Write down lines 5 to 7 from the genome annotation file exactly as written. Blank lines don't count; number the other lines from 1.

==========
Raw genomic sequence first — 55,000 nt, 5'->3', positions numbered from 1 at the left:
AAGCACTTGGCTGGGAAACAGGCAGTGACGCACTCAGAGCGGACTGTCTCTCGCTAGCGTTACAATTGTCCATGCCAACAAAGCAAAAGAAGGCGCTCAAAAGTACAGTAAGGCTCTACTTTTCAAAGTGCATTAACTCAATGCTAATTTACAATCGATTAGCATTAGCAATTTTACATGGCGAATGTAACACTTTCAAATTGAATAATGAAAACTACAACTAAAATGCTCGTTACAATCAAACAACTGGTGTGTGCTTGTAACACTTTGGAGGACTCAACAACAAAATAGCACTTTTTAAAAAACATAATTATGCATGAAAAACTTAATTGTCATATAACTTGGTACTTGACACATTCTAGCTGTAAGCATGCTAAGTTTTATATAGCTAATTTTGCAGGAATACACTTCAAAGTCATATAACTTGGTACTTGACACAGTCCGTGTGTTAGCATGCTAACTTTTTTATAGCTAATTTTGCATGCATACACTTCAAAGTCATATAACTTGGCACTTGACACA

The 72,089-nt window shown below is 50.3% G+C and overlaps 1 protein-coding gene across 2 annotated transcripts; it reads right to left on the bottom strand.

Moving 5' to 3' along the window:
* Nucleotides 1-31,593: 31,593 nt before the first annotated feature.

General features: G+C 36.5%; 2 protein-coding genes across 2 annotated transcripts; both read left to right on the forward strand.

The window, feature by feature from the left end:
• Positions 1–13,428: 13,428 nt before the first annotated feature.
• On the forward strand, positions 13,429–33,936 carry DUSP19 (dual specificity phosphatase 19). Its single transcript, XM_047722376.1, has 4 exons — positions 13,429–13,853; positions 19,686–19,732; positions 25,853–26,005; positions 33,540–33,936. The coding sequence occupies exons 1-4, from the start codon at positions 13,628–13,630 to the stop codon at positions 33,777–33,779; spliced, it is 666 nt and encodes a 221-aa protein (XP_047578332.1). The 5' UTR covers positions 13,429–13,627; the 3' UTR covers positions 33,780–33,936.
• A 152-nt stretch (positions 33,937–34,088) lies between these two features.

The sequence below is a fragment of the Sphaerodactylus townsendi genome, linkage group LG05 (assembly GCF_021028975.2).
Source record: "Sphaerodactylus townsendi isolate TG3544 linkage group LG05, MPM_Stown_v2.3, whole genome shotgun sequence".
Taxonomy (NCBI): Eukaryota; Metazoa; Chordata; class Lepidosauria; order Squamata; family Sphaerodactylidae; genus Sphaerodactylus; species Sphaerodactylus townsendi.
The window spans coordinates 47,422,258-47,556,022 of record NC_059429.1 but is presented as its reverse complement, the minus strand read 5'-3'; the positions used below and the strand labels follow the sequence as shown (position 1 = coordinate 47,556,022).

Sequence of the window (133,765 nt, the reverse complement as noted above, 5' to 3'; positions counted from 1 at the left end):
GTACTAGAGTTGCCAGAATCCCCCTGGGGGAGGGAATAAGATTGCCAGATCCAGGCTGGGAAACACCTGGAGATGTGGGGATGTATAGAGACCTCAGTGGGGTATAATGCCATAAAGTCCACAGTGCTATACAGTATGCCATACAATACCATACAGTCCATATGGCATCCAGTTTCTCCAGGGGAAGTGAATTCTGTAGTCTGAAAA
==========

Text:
* Nucleotides 1-31,593: 31,593 nt before the first annotated feature.

General features: G+C 36.5%; 2 protein-coding genes across 2 annotated transcripts; both read left to right on the forward strand.

The window, feature by feature from the left end: